Belittled and probably terrified Chinese entrepreneur Jack Ma has officially ceded control of the fintech giant Ant Group.

That’s why the fintech’s parent company, the one Ma founded called Alibaba climbed 9% in one Hang Seng session on Monday.

In a stealthy statement worthy of a cowed former tech giant, the owner of AliPay said on Saturday, its shareholders had agreed to slightly tweak voting rights, with the result that Ma’s voice has been whittled down to an inconsequential 6% whisper.

The move puts the kibosh on Ma’s inner-Ant voting clique, which alongside chairman Eric Jing, former chief executive Simon Hu and long-time Alibaba veteran Jiang Fang, allowed the bloc led by the autodidact former teacher to contain a controlling 53% of Ant’s voting power.

The original Yangtze Crocodile, now muzzled by Beijing, Ma was the most celebrated and most emblematic of the great era of Chinese entrepreneurs.

alibaba jack ma
Screenshot: Documentary Crocodile in the Yangtse. Dir. Porter Erisman (2012)

Founder of the e-commerce juggernaut Alibaba, which single-handedly contributed to transforming the economy of the Middle Kingdom into a thing of astonishing dynamism has had his final tooth pulled, losing all his snap, crackle and pop inside and outside the group.

Created in 2014 – a lifetime ago – Ant was Alibaba’s financial masterpiece, known for it’s AliPay platform which at its zenith welcomed some 730 million daily users and which was redistributing wealth with an efficient ease that, it’s now obvious, horrified President Xi Jinping.

alibaba jack ma
Pull yer’ head in, Jack. Via Getty

The latest nail in Ma’s coffin follows China’s epic regulatory crackdown that so spectacularly said you’re a marked human now Jack, and put a stake through the heart of Ant’s would’ve-been-historic US$37 billion IPO in late 2020 and led to squishing the buoyancy out ofChinese tech, Ma’s life and began a forced restructuring of the Fintech.

Ma only owns a 10% stake in Ant, the formerly groundbreaking fintech affiliate of his Single’s Day inspiring e-commerce tour de force.

Back in the day, Ma held more than 50% of voting rights at Ant via Hangzhou Yunbo and two other set ups, but has kept a hand over the fintech through related entities, according to Ant’s (collectors edition) IPO prospectus offered up to investors back in 2020.

Ant over the weekend said the voting rights “adjustment”, was just all about making the shareholder structure “more transparent and diversified,” and “will not result in any change to the economic interests of any shareholders.”

Ant said its 10 major shareholders, including Ma, had agreed to no longer act in concert when exercising their voting rights, and would only vote independently, and thus no shareholder would have “sole or joint control over Ant Group.”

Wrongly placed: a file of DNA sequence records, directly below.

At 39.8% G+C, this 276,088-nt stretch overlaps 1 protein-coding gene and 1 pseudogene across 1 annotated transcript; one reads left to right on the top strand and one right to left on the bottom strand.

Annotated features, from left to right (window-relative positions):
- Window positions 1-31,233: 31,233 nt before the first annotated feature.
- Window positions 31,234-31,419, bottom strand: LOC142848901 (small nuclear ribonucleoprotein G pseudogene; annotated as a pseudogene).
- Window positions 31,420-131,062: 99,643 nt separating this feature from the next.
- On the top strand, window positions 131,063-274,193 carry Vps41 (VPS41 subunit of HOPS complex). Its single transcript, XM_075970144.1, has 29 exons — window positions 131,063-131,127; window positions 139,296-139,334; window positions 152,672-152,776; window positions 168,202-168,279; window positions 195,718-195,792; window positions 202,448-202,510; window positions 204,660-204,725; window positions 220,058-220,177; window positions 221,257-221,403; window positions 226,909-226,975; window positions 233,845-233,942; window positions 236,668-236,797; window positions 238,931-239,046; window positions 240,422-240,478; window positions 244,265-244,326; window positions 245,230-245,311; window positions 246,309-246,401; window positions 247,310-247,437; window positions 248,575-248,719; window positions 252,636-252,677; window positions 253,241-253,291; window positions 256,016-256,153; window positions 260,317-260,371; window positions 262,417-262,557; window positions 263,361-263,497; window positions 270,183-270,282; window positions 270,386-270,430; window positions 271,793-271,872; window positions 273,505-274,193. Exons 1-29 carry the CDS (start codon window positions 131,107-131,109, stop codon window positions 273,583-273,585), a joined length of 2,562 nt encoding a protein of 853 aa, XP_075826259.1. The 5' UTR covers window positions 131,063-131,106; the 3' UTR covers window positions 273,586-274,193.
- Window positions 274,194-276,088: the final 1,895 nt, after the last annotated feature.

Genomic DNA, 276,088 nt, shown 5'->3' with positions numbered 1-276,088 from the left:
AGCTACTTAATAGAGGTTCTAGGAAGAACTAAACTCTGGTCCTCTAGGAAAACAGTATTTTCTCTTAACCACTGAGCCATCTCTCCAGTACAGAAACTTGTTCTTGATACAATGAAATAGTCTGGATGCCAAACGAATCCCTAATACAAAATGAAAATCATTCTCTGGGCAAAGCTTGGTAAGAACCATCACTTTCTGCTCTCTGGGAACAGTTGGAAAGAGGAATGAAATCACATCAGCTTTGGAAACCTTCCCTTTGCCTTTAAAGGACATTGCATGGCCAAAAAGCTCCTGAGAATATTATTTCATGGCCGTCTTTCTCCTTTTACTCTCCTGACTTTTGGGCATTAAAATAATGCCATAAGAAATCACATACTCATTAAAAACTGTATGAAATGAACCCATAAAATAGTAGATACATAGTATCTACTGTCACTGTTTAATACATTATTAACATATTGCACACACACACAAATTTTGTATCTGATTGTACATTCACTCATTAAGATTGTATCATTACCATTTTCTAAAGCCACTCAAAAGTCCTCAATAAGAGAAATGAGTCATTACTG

Ant’s job is done – as is the long and patient process to formally dilute Ma’s sway and to ensure China’s flagship fintech is “transparent and diversified”, allowing the party to wallow in a rebooted initial public offering (IPO), and have a big seat at a smaller table.

I must obey my master

Ant, based in Hangzhou, has done its master’s bidding ever since the IPO furore that decapitated not just Ant, Ma and Alibaba, but also succesfully put the genie of tech entrepreneurship back in the bottle.

There’s also now a 5th “independent” director, neatly stacking the “independent vote” to more than half of the nine-member board.

The South China Morning Post says to “further cleave itself from its parent Alibaba, certain executives have exited the Alibaba Partnership, a collection of the most powerful executives in the company.”

Alibaba which is out of Ma’s hands and into the mouthpiece of the Chinese Communist Party owns the South China Morning Post.


Oh. Crap. Via Getty

Ant has been doing the bidding of President Xi Jinping’s government, unwinding its connection with Ma’s Alibaba a company even the SCMP is now saying Ma was but a co-founder of Alibaba et al, in some delightful revisionist history.

“It looks like Jack Ma renounced his control of Ant, and it can open an opportunity for new investors to come in, which could be [either] state capital or other types of private equity”, Li Chengdong, head of the internet industry think tank Dolphin told the SCMP.

“I don’t think Ant’s IPO would be imminent, as China puts the priority on gathering resources for the hi-tech sector, but it would be easier to allow an IPO if equity and control issues get resolved at Ant”.

Ant’s very public 2020 execution, just 48 hours before its IPO began a classic putsch-style crackdown on China’s Behemoth Big Tech sector, marking the death of unchecked, innovation for what were some of the world’s most valuable tech names.

Now you got it. Via Getty

The ensuing silence, punctuated only by occassional punitive displays – Alibaba copped a record US$2.8 billion antitrust fine in April ’21 – was deafening as investors fled and voluble CEO’s like Ma disappeared.

Ant was told to pull the head of its ubiquitous mobile payment platform Alipay right back in under the guise of enhancing users’ data protection. If that was an actual priority for the Chinese Government, then it wouldn’t be the world’s greatest surveillance apparatus ever conceived. Which it is.

And meantime, in the realpolitik of finance

Via Google Finance

The good news is Ma lives. He actually resurfaced, looking alive and – as you would be – relaxed in Bangkok on Friday night, with this apparent Insta evidence posted about 12 hours before Ant Group told everyone they were done with his peculiar brand of being humble and nice.